Cameras in Space

With the 50th anniversary of the Apollo 11 moon landing looming, there’s an increasing number of posts appearing about this most significant of humanity’s achievements. The pictures taken during the Apollo missions are truly iconic. To celebrate the Apollo 11 anniversary, Hasselblad have reissued their original press release (PDF doc) alongside a Hassleblad in Space page on their web site.

DPReview, an Amazon owned site that is dedicated to reviewing the full gamut of photographic gear, have succinctly reported this Hasselblad event.

Handy links related to astronomy

It is a beautiful and wondrous sight to behold the body of the Moon…

Galileo Galilee, 1610
First views of the moon via telescope

By any stretch of the imagination, I am not what could be described as an “old hand” at the art of observing our night skies. Far from it! I only purchased my first telescope in April of this year (2019). Neverthless, I’m not a complete newbie to the hobby – I’ve been interested in the cosmo since about the age of 10 when we covered the big band and formation of the solar system at primary school – gripping stuff(!) which I’m sure steered me in the direction of sci-fi and a career in IT. I’ve also soaked up documentaries about these subjects over the following decades.

The decision to take time out and stop working, meant the end of six a.m. starts and three hour commutes. Finally, I could stay up at night, peer down a telescope and still have a decent night’s sleep afterwards.

So the search was on for a telescope and a deep dive into the nocturnal world of the amateur astronomer.

Throughout my IT career, I’ve always documented the processes and methods for new tooling, systems, and methodologies I’ve had to introduce. It’s a hard habit to break, so in the same vein, here are a few of the sites I’ve found useful since taking my first faltering steps towards telescope ownership…

When you do get the opportunity, like Galileo ini 1610, to view the moon for first time through a telescope, this YouTube videos captures the experience very nicely indeed.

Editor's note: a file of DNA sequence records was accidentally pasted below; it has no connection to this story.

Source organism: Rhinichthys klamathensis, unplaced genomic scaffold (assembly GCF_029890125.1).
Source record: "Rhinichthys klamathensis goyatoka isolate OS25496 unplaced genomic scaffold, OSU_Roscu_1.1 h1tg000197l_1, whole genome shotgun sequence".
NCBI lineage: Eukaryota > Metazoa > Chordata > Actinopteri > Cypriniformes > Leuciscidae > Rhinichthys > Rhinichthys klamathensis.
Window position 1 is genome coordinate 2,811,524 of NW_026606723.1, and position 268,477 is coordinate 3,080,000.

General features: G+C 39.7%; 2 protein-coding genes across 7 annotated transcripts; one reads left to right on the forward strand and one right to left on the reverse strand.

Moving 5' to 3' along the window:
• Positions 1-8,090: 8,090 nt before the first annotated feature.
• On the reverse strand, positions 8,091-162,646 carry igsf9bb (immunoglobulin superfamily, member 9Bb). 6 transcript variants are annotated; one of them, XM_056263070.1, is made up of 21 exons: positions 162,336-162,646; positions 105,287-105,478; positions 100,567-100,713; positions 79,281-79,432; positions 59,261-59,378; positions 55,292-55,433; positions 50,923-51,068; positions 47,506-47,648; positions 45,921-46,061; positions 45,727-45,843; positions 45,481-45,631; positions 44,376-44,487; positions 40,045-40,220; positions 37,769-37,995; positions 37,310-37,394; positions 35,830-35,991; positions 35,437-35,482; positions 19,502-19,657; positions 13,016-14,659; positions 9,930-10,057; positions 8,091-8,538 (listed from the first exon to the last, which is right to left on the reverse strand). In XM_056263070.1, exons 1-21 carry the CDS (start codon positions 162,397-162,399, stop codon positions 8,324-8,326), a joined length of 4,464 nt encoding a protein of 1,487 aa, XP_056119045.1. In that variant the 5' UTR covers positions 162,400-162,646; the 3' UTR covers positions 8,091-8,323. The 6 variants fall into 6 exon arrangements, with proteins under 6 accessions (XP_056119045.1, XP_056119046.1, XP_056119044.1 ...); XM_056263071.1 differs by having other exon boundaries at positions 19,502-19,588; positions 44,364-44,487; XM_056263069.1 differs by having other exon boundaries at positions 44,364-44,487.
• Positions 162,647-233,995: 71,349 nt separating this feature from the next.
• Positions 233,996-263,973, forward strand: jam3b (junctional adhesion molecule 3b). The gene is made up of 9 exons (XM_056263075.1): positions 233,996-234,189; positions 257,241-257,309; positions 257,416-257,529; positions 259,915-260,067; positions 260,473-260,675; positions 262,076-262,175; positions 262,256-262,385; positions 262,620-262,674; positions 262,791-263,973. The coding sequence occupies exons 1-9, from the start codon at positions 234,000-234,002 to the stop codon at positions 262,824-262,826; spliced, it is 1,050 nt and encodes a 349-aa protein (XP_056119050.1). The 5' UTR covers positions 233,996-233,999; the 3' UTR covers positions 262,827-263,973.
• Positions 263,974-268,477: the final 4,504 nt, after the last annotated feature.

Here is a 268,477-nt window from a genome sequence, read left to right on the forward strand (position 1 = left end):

Learn from others, discuss and expand your knowledge by joining a club. Find out what astronomy clubs are near you by visiting


The YouTube videos below provide decent intros to getting started with astronomy. Furthermore, both Astronomy & Nature and Orion Telescopes have a significant back catalogue of videos that are worth trawling through to gain a better understanding of the various technical aspects of the hobby.


In these, you can lurk & learn, read and absorb, research what other owners of shortlisted equipment think of your prospective purchase(s). And, of course, you can post some questions of your own.


  • Astronomy Now
    In terms of choice in the UK it’s a two horse race between this magazine and the Sky at Night. To begin with, I purchased both. I’ve since opted to subscribe to AN because I found the articles seemed to be pitched at a target audience which is more experienced/technically savvy.
  • Sky at Night
    Associated with the BBC’s long running series of the same name, I find that this magazine is pitched more at the complete beginner.
    Subscribe to their newsletter. This provides info each week on what to look forward to in the week ahead.
  • Astronomy
    US based magazine
  • Sky and Telescope
  • Space Answers

Online Shops


  • Astronomy Tools
    Provides 4 free tools:
    • A field of view (FOV) calculator
      For a named object, discover what the FOV is for a given piece of equipment
    • Star chart
      A view of the heavens from your location
    • Cloud forecast
      AKA ClearOutside. What are the chances of getting out to observe celestial objects tonight and the evenings ahead ?? … probably very low here on the west coast of Scotland 🙁
      If you’re daunted by the info provided, have a look at the How To Use guide.
    • Lookup coordinates
      Know you place! A fundamental piece of data is knowing where you are on the surface of the Earth. If you don’t know your longitude and latitude, this tool will help you.
  • In The Sky
    A great sight to visit for a summary of what can be observed at your location. Handily, icons readily indicate a 1 – 5 level of difficulty for observing the object:
    1. naked eye
    2. binoculars
    3. small telescope
    4. four inch telescope
    5. large telescope

That’s enough for now to whet your appetite and get the ball rolling. In future posts I’ll blog about the books I purchased, software to use, the gear I’ve purchased thus far, and other resources that will expand your knowledge of the night sky.